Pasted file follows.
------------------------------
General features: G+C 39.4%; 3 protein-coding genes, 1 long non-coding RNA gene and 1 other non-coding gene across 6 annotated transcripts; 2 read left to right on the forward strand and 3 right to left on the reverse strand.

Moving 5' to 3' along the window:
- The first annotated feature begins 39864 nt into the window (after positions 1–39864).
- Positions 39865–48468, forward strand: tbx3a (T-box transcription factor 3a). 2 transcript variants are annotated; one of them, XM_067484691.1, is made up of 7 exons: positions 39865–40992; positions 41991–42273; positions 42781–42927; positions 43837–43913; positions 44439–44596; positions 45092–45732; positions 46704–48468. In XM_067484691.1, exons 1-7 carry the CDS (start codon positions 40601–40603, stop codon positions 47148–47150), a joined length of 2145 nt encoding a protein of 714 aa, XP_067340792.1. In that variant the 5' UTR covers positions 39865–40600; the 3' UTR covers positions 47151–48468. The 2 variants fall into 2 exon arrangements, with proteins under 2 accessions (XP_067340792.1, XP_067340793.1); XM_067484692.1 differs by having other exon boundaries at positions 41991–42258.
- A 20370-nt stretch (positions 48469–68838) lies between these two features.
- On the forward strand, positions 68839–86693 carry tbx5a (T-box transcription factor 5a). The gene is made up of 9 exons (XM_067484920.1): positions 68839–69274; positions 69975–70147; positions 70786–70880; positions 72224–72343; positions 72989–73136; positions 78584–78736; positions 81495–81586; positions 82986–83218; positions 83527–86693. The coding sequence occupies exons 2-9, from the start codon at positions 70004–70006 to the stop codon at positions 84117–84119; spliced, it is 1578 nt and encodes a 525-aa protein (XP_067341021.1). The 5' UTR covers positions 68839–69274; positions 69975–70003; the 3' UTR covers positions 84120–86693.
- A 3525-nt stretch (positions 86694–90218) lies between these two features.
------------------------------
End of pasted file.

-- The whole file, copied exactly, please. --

General features: G+C 39.4%; 3 protein-coding genes, 1 long non-coding RNA gene and 1 other non-coding gene across 6 annotated transcripts; 2 read left to right on the forward strand and 3 right to left on the reverse strand.

Moving 5' to 3' along the window:
- The first annotated feature begins 39864 nt into the window (after positions 1–39864).
- Positions 39865–48468, forward strand: tbx3a (T-box transcription factor 3a). 2 transcript variants are annotated; one of them, XM_067484691.1, is made up of 7 exons: positions 39865–40992; positions 41991–42273; positions 42781–42927; positions 43837–43913; positions 44439–44596; positions 45092–45732; positions 46704–48468. In XM_067484691.1, exons 1-7 carry the CDS (start codon positions 40601–40603, stop codon positions 47148–47150), a joined length of 2145 nt encoding a protein of 714 aa, XP_067340792.1. In that variant the 5' UTR covers positions 39865–40600; the 3' UTR covers positions 47151–48468. The 2 variants fall into 2 exon arrangements, with proteins under 2 accessions (XP_067340792.1, XP_067340793.1); XM_067484692.1 differs by having other exon boundaries at positions 41991–42258.
- A 20370-nt stretch (positions 48469–68838) lies between these two features.
- On the forward strand, positions 68839–86693 carry tbx5a (T-box transcription factor 5a). The gene is made up of 9 exons (XM_067484920.1): positions 68839–69274; positions 69975–70147; positions 70786–70880; positions 72224–72343; positions 72989–73136; positions 78584–78736; positions 81495–81586; positions 82986–83218; positions 83527–86693. The coding sequence occupies exons 2-9, from the start codon at positions 70004–70006 to the stop codon at positions 84117–84119; spliced, it is 1578 nt and encodes a 525-aa protein (XP_067341021.1). The 5' UTR covers positions 68839–69274; positions 69975–70003; the 3' UTR covers positions 84120–86693.
- A 3525-nt stretch (positions 86694–90218) lies between these two features.